There were various delays in the appeal process but judgment was finally given on the appeal on 1 July 2019.

It was agreed between the parties that the damages for a psychiatric injury that formed part of the settlement were in consequence of a personal injury. It was also agreed between the parties that any compensation received specifically in relation to false imprisonment (also referred to as “basic damages”) could not be in consequence of a personal injury.

This left the issue of aggravated damages. The DWP argued that these damages could not be considered to be awarded in consequence of a personal injury. However, the Judge disagreed and held that, applying the case of Thompson v Commissioner of the Metropolis [1997] 3 WLR 403, the aggravated damages were in consequence of a personal injury, and were thus to be disregarded for the purposes of entitlement to Universal Credit. As a result of this finding, at the time of applying for Universal Credit the Appellant’s capital was less than £16,000 and his claim should have been allowed.

However, it should be noted that whether aggravated damages can be held to be in consequence of a personal injury are likely to depend on the facts of each case. There is no bright line between damages for false imprisonment (which cannot be in consequence of a personal injury) and aggravated damages. Each case is likely to be determined on its specific facts. In cases where the damages have been awarded in an out of court settlement it can be difficult to ascertain exactly how the award has been reached. In the present case, it was possible to work out an approximation of the relative percentages of the global award that related to each head of damages by examining the without prejudice save as to costs correspondence between the parties, which had quantified each head of damages.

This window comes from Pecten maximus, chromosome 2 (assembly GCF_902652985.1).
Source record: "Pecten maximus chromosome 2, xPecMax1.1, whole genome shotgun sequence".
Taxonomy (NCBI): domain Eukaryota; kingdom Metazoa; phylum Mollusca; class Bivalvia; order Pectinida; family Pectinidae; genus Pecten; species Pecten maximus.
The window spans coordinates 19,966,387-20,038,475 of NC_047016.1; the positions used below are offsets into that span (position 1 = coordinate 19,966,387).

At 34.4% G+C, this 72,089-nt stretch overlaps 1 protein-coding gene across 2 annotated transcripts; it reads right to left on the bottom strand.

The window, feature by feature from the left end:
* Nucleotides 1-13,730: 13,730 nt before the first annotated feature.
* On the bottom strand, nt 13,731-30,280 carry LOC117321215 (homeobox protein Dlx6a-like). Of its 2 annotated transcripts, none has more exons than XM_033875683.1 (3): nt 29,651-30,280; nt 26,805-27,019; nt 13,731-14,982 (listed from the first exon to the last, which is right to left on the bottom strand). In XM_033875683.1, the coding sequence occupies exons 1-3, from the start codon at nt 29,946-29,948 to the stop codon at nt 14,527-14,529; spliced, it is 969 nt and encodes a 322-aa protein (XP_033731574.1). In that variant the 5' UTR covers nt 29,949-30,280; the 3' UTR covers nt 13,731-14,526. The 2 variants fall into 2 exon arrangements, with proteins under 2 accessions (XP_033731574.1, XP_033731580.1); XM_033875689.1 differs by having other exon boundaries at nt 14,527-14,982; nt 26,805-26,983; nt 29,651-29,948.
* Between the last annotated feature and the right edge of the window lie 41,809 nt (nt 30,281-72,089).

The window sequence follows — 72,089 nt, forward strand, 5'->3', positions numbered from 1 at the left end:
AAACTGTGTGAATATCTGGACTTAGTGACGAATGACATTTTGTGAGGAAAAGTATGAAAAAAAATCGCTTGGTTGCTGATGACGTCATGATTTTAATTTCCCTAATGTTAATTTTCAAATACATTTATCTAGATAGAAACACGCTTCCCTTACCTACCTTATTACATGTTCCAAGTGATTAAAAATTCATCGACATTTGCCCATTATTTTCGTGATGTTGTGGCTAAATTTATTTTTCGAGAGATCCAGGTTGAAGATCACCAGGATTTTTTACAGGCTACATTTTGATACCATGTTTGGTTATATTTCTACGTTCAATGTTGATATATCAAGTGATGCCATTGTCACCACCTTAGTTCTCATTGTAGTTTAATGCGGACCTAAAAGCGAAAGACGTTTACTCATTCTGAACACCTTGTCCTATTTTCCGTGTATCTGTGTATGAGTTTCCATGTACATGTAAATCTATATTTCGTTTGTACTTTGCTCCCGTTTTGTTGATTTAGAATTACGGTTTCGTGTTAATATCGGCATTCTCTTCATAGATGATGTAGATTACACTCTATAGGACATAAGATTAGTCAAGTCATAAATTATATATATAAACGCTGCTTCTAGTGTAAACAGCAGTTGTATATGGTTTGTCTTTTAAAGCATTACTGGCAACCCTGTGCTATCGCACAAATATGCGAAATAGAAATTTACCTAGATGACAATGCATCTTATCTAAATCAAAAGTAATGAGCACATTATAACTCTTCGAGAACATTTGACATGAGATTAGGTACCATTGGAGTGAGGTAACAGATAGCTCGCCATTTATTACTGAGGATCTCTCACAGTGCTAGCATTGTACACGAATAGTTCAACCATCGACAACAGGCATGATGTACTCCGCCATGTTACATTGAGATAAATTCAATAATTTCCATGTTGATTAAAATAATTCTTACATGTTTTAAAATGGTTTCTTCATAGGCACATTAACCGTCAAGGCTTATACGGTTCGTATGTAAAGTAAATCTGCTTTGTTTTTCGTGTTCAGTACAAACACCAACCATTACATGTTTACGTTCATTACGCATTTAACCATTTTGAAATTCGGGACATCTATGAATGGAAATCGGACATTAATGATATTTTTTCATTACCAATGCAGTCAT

The Appellant had also advanced an argument that the monies were held in a discretionary trust. Monies held in a discretionary trust are ignored by the DWP until such time income or capital are paid out of the trust. However, this ground of appeal was dismissed. The Tribunal Judge found that the trust that had been set up was in fact a bare trust, rather than a discretionary trust. The definition of a discretionary trust is set out in the case of Mettoy Pension Trustees Ltd v Evans [1991] 2 All ER 513. This confirms that a discretionary trust is one where the trustee is “under a duty to select from a class of beneficiaries those who are to receive, and the proportions in which they are to receive, income or capital of the trust property.

The Judge found that the purpose of the trust was as a personal injury trust. As there were no other beneficiaries named in the trust or the potential for other beneficiaries, the trust was ruled to be a bare trust rather than a discretionary trust. This meant that the only sums of money in the trust that could be disregarded were those that were received in consequence of a personal injury.